Violations of HHS’ New Patient Privacy Rule Could Cost $1.5M
The U.S. Department of Health and Human Services (HHS) released a new rule Thursday to strengthen the privacy and security protections for health information established under the Health Insurance Portability and Accountability Act of 1996 (HIPAA).
“Much has changed in health care since HIPAA was enacted over 15 years ago,” HHS Secretary Kathleen Sebelius said in a press release. “The new rule will help protect patient privacy and safeguard patients’ health information in an ever expanding digital age.”
Called the “omnibus” privacy and security rule because of its broad reach, it’s based on statutory changes under the HITECH Act, enacted as part of the American Recovery and Reinvestment Act of 2009. The rule explains when braches of information must be reported to the Office for Civil Rights, sets new rules on the use of patient-identifiable information for marketing and fundraising, and expands direct liability under the law to the so-called “business associates” of hospitals and physicians and other “HIPAA-covered entities.” Those associates might include a provider’s healthcare data-miners and health information technology service providers, according to Modern Healthcare.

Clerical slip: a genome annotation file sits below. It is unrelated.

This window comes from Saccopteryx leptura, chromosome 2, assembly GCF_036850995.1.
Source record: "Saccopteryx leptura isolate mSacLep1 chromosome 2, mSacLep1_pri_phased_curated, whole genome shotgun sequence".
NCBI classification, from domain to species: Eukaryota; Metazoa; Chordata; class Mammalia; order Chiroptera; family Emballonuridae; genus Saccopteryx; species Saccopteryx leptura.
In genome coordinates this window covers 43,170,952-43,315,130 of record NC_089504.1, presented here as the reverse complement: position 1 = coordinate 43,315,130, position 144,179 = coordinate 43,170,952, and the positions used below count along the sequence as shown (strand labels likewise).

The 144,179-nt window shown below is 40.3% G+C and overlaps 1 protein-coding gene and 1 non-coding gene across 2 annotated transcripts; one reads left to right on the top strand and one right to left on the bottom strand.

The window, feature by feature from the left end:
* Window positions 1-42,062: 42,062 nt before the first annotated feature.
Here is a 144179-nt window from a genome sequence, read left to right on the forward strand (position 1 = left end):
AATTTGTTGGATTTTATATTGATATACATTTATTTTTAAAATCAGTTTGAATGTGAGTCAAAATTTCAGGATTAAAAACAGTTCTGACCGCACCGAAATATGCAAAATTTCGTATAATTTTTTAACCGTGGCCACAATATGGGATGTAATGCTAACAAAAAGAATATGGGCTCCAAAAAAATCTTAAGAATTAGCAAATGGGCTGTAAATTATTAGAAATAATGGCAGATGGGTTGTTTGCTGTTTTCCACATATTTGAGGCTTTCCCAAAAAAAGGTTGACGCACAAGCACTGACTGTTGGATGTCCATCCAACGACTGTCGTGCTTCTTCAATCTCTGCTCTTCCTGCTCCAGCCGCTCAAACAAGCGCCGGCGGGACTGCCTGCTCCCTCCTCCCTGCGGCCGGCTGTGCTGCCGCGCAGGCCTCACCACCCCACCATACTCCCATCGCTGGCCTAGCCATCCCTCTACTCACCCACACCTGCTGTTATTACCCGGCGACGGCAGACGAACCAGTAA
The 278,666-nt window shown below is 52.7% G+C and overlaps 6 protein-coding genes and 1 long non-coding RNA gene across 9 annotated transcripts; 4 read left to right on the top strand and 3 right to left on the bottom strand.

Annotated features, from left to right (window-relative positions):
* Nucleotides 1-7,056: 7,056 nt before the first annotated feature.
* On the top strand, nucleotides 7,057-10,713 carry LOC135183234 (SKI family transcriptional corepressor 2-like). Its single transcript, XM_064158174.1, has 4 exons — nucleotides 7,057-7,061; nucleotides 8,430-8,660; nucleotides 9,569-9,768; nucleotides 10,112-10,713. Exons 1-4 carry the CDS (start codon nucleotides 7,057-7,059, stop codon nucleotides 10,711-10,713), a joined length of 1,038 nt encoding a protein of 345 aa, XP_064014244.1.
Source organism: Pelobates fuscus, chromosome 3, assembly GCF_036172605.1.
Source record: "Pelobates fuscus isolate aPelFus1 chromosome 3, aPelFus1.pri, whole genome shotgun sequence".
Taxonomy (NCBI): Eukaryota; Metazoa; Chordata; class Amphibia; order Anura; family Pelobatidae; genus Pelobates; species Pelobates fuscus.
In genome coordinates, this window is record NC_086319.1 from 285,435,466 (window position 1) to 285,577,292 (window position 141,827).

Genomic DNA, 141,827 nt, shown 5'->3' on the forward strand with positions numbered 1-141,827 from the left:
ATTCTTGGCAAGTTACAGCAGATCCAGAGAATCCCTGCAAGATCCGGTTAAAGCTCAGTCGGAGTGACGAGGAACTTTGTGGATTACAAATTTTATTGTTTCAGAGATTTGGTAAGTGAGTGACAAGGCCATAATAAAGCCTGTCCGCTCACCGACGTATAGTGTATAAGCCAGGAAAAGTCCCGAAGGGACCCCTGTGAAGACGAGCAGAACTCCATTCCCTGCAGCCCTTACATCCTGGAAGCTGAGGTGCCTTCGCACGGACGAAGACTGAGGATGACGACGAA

It also increases penalties for noncompliance based on the level of negligence with a maximum penalty of $1.5 million per violation.
“This final omnibus rule marks the most sweeping changes to the HIPAA Privacy and Security Rules since they were first implemented,” HHS Office for Civil Rights Director Leon Rodriguez said. “These changes not only greatly enhance a patient’s privacy rights and protections, but also strengthen the ability of my office to vigorously enforce the HIPAA privacy and security protections, regardless of whether the information is being held by a health plan, a health care provider, or one of their business associates.”
Official publication of the new 563-page rule in the Federal Register is scheduled Jan. 25. Its effective date is March 26 with a compliance date 180 days later, or Sept. 21, 2013
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